The Catholic tendency to use the name Mary (or Maree or some other variant) on every possible occasion is well-known, but until relatively recently I was unaware of a male equivalent. Then one day I was browsing a directory at work, and noticed that the Catholic priests in the directory ALL seemed to be called Michael. It really was an astonishing majority.

  17. John Cowan says:

    am named after my father’s father, John Cowan (or Coen), and my mother’s father, Woldemar Schultz, ergo John Woldemar Cowan. I believe this name to be unique, and I use it on my books, but not in ordinary life.

    My friend Joe Zitt is in full Joseph Hirsch Zitt, and his father was Hirsch Joseph Zitt. I don’t know how many generations of alternating Joseph Hirsches and Hirsch Josephs there have been, but it ends with him. Joe’s grandfather shortened the family name; he tended to overdo most things, as when he escaped from Czarist Russia to America by way of Vladivostok.

    My wife’s given name is Gale; her father was a weatherman. Our daughter is Irene, and her son is Dorian; both fairly rare but not risible.

  18. alexmccrae1546 says:

    Curiously, the former two-time World Heavyweight Boxing Champion, Olympic gold medalist, and highly-successful inventor, and marketer of his eponymously named multi-million-dollar-selling commercial grill, George Forman, went and named all five of his sons “George”… George Jr., George III, George IV, George V, and George VI.

    Thankfully, four of the five sons have familiar nicknames… starting w/ George III– “Monk”, then “Big Wheel”, “Red”, and “Little Joey”, respectively, w/ George Jr. having his “Junior” moniker to set him apart from his other sibs.*

    The prodigious Forman also has seven daughters, w/ five ‘natural-born’, and two adopted. There’s just one named Georgette amongst the Forman sisters. Mercy!

    So clearly, when all those young boys were growing up in the Forman household, chances were pretty strong that when some sibling mischief was afoot, odds were, a George “did it”; but which one must have been a point of contention on many an occasion.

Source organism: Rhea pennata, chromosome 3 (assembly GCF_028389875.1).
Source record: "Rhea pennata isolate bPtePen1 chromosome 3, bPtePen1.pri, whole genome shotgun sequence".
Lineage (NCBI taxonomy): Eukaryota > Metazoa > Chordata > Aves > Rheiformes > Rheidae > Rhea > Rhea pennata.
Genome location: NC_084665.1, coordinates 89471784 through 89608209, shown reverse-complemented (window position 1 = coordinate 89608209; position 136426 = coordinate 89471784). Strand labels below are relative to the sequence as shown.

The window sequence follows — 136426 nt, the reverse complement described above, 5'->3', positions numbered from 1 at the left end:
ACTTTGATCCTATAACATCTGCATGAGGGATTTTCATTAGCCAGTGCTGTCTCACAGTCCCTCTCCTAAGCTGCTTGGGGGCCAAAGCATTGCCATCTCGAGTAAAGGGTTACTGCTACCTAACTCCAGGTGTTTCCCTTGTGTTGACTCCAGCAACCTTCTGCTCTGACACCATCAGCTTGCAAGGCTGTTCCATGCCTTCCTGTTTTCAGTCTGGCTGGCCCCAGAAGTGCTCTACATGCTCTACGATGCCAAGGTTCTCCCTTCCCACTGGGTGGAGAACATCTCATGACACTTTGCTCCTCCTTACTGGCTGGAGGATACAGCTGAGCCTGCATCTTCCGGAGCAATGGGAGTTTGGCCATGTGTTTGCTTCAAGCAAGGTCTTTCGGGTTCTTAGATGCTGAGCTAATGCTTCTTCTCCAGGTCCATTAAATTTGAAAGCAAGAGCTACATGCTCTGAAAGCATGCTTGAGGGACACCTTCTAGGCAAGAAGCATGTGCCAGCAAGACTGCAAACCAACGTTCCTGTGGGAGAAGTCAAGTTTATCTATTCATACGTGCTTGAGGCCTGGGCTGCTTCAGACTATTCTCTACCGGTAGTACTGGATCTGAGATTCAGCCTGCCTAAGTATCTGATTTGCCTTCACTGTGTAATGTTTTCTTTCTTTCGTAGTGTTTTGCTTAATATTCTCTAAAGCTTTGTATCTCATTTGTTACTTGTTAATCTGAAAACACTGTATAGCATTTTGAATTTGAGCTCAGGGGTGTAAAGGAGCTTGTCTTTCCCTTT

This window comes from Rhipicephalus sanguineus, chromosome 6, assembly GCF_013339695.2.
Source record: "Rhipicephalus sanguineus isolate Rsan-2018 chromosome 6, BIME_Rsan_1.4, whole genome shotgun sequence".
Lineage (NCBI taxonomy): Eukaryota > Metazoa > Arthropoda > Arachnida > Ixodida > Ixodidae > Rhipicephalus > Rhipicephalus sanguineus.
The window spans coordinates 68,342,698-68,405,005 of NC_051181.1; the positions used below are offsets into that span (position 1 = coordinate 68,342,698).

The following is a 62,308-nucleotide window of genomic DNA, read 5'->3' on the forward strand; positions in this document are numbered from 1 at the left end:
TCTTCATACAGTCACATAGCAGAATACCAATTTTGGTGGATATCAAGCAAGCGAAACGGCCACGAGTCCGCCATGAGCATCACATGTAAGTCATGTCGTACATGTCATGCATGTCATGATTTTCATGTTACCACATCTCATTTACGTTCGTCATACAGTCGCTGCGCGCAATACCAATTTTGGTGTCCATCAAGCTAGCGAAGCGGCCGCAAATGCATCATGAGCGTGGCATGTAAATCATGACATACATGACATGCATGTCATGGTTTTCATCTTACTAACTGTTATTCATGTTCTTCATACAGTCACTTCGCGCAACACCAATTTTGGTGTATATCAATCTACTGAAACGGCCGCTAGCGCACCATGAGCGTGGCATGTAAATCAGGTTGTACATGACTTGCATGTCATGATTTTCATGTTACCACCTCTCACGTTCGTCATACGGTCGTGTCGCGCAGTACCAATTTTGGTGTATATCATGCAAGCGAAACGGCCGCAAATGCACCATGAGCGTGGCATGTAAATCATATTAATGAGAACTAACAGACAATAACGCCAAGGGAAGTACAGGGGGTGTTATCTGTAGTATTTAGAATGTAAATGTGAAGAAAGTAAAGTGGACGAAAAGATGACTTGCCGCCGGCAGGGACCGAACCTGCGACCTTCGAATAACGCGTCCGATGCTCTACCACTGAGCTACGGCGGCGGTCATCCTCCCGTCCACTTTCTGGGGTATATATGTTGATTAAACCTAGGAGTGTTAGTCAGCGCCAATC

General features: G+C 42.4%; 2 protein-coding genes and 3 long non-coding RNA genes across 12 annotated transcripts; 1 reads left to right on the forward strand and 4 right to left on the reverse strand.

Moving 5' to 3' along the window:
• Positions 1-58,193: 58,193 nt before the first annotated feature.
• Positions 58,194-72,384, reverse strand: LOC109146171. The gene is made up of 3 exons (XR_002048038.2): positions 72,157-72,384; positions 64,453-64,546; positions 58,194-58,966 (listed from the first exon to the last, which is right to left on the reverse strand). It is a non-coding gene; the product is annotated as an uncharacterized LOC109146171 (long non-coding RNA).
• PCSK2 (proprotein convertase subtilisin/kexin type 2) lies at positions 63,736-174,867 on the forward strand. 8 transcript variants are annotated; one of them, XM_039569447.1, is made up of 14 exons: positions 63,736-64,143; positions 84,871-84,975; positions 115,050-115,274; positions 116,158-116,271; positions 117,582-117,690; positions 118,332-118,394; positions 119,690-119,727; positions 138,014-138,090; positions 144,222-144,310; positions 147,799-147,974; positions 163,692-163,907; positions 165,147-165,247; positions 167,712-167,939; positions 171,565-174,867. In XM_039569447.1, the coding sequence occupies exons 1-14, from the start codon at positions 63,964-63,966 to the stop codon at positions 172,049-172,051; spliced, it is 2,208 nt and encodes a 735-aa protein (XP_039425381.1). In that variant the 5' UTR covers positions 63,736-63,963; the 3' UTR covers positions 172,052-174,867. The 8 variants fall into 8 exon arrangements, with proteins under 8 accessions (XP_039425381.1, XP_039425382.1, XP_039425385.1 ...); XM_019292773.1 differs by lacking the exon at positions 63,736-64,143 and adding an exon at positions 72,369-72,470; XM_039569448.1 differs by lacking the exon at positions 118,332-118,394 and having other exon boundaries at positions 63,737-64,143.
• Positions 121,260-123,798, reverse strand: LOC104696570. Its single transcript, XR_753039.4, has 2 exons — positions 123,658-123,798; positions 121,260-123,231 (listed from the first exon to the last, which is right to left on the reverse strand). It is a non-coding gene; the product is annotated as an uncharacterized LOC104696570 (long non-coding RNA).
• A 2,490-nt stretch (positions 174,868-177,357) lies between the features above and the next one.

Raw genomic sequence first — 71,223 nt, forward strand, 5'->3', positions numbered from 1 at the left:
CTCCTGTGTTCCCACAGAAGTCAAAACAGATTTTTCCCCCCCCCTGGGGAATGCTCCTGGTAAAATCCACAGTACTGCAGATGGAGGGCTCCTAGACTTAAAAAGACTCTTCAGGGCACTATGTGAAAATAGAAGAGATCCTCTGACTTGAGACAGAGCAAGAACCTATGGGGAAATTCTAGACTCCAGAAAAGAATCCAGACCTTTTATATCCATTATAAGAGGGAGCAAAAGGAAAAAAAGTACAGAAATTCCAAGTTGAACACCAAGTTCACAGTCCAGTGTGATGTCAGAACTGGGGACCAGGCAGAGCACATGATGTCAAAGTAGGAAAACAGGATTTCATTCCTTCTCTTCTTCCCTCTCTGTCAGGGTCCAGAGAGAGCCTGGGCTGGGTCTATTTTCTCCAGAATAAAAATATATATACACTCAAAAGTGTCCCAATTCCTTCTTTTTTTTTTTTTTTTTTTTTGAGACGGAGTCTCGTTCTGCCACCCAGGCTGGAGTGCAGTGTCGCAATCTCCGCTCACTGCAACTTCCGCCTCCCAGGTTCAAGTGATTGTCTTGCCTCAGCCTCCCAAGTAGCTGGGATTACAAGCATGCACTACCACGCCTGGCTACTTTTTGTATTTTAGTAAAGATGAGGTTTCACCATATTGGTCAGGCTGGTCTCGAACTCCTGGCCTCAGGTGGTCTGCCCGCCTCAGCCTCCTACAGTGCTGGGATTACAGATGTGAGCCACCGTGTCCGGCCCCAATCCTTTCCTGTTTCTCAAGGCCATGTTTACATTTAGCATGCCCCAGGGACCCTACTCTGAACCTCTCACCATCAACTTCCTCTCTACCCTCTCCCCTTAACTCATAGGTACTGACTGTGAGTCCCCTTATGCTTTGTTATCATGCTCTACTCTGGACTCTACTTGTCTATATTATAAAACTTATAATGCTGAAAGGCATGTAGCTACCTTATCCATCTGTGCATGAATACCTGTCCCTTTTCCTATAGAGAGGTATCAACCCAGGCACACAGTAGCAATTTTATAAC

*the Forman kids’ names (and nicknames) were Wiki-sourced to give credit were credit is justly due.

  19. Picky says:

    Saves all those arguments with the missus, though, Alex, don’t it? “I think John’s a nice name” … “Nonsense, we’ll call him Tarquin” – that sort of stuff. I think I’ll call my next five sons George as well.

    • alexmccrae1546 says:

      I hope blogmeister Stan will permit me this little personal aside. Picky, I’m so heartened to see you’re clearly alive-and-well, and I trust in fine spirits (pun intended) and good health. You clearly haven’t lost a beat in the wit department.

      Haven’t been visiting a certain alternative language usage blog, state-side, for months now, on which we both had many a fine back-and-forth in the past, on sundry subjects of mutual interest. The old ‘pay-wall’ thingy was the rub there.

      Frankly, I think you should call your next five sons “Picky”… Picky Jr. thru to Picky IV, all w/ Roman numeric designations (I-IV), save Junior. I’m surmising you’d be adopting these young lads, or perhaps I’m vastly underestimating your amazing resurgent potency. (Oh behave!)

  20. I met a man some years back whose family always used the wife’s surname as the first name of the first-born son – his mother was French, and his first name was Renault. More common, of course, was using the wife’s surname as a child’s middle name, which middle name would sometimes pop up a generation or two later as a first name, as in Sir Fordham Flower – this is presumably how Douglas, Stanley, Cecil and other aristocratic surnames became first names.

    In past times Quakers often seem to have given the same name to the first born son, every generation, then another name was repeated for the second-born son, generation after generation, who would use his name for his own first-born son, and so on down the ages, so that the Lucas family of Hitchin in Hertfordshire had at least eight generations of William Lucases, and each of them had a brother called Stephen, and each of those Stephens had a first-born called Stephen …

    Also common is using the father’s name as the child’s middle name – my middle name, Arthur, was my father’s first name (and is now coming back into fashion after 80 years), his middle name, Harry, was his father’s first name, and HIS middle name was HIS father’s first name.

  21. David Morris says: